I’m amazed at how many apps support this! The obvious ones like YouTube work great, but so does Spotify, my favorite podcast app, and even our security camera app. Duplication of a computer screen to the Chromecast also works infinitely better than it used to. Chromecast doesn’t support Amazon Video (or vice versa… whatever… Google and Amazon are fighting), but I can play a video on my desktop and cast it to the TV. It works great. Granted that’s a limited use scenario since we have other devices hooked up to the TV that play Amazon Video, but it’s cool that it works.

If you have Android or iOS and you have need for an easy way to show pictures, video and audio from your phone onto your TV, Chromecast should be on your shopping list. It’s so cheap it’s almost a no-brainer.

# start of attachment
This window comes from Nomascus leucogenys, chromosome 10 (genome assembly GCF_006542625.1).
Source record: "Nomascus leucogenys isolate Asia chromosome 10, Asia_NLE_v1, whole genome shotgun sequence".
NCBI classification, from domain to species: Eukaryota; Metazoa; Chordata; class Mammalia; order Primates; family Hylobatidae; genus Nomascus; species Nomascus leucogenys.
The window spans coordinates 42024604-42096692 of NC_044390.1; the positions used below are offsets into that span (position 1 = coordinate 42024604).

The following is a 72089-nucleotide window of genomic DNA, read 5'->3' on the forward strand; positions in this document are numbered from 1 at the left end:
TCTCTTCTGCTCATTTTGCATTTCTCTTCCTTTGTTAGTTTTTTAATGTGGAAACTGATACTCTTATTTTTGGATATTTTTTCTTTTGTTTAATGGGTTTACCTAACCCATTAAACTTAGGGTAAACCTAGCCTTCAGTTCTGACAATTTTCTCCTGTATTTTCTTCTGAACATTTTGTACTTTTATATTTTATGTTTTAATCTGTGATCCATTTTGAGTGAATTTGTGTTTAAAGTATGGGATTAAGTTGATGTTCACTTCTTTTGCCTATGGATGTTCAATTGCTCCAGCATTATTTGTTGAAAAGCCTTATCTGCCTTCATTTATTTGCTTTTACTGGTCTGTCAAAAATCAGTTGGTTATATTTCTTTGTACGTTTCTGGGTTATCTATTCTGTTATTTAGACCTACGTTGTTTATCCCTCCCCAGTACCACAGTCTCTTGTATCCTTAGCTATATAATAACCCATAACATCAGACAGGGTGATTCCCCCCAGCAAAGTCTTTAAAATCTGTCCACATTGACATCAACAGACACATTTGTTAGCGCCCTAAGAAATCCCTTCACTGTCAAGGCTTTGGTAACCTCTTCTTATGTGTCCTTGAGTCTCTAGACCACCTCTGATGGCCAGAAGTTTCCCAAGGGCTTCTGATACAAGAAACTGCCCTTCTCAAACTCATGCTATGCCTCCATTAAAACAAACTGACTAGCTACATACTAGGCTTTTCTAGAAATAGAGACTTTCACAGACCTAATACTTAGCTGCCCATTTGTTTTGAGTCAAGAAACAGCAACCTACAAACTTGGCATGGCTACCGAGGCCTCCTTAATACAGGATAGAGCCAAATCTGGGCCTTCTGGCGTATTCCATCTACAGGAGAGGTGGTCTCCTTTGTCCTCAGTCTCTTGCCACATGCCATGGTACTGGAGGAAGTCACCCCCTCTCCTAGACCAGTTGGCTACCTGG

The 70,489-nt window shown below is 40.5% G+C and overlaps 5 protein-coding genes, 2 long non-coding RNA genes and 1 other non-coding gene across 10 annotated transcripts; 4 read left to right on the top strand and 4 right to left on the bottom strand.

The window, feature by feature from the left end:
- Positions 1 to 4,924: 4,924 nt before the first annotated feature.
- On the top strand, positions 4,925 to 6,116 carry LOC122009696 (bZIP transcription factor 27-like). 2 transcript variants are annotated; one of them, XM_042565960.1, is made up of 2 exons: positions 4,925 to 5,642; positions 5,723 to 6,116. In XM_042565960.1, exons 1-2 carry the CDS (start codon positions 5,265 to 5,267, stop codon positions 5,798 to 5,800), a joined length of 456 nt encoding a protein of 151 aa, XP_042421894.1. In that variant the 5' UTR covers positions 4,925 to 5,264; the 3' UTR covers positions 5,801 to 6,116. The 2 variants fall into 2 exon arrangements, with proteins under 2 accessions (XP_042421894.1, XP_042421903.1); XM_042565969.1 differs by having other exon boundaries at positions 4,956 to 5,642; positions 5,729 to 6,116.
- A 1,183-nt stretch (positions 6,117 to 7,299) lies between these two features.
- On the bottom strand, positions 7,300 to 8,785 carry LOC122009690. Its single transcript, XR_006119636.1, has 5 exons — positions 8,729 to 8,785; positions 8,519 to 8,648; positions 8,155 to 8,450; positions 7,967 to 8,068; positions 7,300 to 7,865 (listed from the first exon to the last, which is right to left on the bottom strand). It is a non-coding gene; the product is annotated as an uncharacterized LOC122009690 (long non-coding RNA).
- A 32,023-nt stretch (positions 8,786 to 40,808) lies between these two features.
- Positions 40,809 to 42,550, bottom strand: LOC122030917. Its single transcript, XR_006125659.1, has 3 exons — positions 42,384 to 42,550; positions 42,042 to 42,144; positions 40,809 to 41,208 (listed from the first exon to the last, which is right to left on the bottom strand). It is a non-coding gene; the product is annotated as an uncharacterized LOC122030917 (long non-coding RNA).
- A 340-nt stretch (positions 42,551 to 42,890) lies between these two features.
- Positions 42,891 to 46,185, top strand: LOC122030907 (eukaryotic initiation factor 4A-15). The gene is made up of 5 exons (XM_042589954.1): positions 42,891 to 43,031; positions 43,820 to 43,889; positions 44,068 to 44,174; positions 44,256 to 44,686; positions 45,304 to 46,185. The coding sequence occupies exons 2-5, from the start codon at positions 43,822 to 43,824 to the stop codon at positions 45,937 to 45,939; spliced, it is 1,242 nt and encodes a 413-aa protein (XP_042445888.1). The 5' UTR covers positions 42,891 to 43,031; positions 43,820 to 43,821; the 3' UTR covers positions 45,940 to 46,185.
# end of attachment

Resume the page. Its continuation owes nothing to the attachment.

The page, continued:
Favorite Things of 2016

I looked back through my Amazon purchases in 2016 and thought I’d share a few of my favorites:

  • iVac Switch – I don’t know why I waited so long to buy this. If you use a dust collector in your shop, this is an awesome upgrade. It automatically turns your dust collector on when you turn a tool on. When the tool is shut off, the vacuum runs for a few more seconds and then turns off.
  • Truck cover – My truck should probably be on this list but that seemed a little silly. This truck bed cover, however, is a perfect fit for the list (and the truck!) I can unroll it or roll it up in less than a minute. It creates an almost waterproof seal over the bed. If you’ve fought with a tarp even one time, you’ll appreciate this purchase.
  • Amcrest 1080p cameras – We continue to build out our home surveillance system with bargain hardware and it continues to work out very well. These new 1080p cameras are incredible! The only problem is that it makes me want to replace all of my old ones.
  • Kingdom Builder – This board game is a gift we got for Logan, but it’s also available on your phone. The rules are fairly simple but the strategy is complex. I’m a wee bit addicted to this one right now.